Medically, Anna has been beyond treatment for years. But instead of the previously-predicted, steady decline in development, which Krabbe disease causes, Anna is, e.g., still living today without a feeding tube. Her muscles are exercised on a standing frame, while her parents build a world from music, stories and poems – where Anna can feel good.
Anna is also treated with special acupuncture treatments, aromatherapy and sensory stimulus at nabo (short for ‘Naturheilzentrum Bottrop’). “It can recharge her batteries,” says her mother. It is small progress made by the eight-year-old. “We have to accept that she won’t get well,” says Christine Babic. But not with the prognoses that are actually associated with the disease. The parents were told from the statistics that a little child with Krabbe disease would not reach the age of two. Anna has already proven the medical experts wrong. And she continues to fight, together with her parents. Sometimes it is a change of perspective which can lead to a better quality of life. Especially when this is competently supplemented by alternative medicine and allopathy.
If she is doing well, she’ll show it clearly. And also if something goes against the grain for her, she’ll let it out. She is a very proud big sister and loves it when her Mom or Grandma read stories to her. It is a different life that Anna – who developed quite normally in the first 14 months – leads today. But it is her life.
For journalist, Sandra Roth, it is the laughter of her little daughter Lotta, which lets her know that it is right that this child has been allowed to live. That we have done everything to ensure that Lotta is with us today. You do not have to be able to run in order to laugh, she writes in her book.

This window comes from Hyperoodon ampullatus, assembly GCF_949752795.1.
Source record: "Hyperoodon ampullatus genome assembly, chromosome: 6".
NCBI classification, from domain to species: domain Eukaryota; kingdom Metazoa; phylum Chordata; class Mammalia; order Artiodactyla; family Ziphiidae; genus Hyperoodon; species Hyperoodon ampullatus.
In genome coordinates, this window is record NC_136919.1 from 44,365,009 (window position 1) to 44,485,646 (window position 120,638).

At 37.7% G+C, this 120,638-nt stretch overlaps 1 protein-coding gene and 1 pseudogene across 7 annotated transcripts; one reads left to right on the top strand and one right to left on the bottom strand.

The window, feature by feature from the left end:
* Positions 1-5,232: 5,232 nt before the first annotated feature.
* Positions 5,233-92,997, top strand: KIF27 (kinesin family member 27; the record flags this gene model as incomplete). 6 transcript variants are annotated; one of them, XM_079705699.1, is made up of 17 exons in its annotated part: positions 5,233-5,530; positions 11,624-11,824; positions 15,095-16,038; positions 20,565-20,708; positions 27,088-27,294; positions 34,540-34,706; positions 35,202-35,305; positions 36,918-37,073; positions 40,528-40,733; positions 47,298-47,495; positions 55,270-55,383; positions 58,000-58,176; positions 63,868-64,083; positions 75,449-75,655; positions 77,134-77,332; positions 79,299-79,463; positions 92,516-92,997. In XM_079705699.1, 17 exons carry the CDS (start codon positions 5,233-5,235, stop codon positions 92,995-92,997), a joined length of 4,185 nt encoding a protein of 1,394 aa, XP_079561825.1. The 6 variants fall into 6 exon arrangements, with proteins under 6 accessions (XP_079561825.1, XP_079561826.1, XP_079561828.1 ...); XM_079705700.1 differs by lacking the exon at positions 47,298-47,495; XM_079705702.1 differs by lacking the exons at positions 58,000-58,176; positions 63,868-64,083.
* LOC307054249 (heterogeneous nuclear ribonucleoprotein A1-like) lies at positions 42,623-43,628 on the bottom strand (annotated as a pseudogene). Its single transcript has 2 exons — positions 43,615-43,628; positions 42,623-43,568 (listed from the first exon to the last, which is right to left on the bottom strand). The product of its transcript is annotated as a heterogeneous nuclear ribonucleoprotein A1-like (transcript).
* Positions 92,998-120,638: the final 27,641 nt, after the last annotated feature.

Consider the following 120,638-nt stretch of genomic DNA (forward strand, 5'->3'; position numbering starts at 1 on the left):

Her cells dance the samba
The happiness of his daughter is also the deciding factor for Matthias Thieme. He marvels at her curiosity, her willingness to discover things. “She has the same potential to be happy as all other children and, of course, the same right to live in this world”, writes the Berliner.
A right that Christine Babic also demands for Anna. “And for me, this also means that she does not receive a standard treatment because there is no medical cure. A therapist at Naturheilzentrum Bottrop once jokingly said to me that her cells were dancing the samba. Let them dance, no matter what the thing you’re suffering from is.”
Living with a disabled child – an opportunity. But also a task. Not only for parents, but also for all of us. Because we are the society that excludes, that looks away, that does not want to see. “Just ask. I can explain to you what’s wrong with my child,” Christine Babic is currently blogging about this subject in the nabo blog.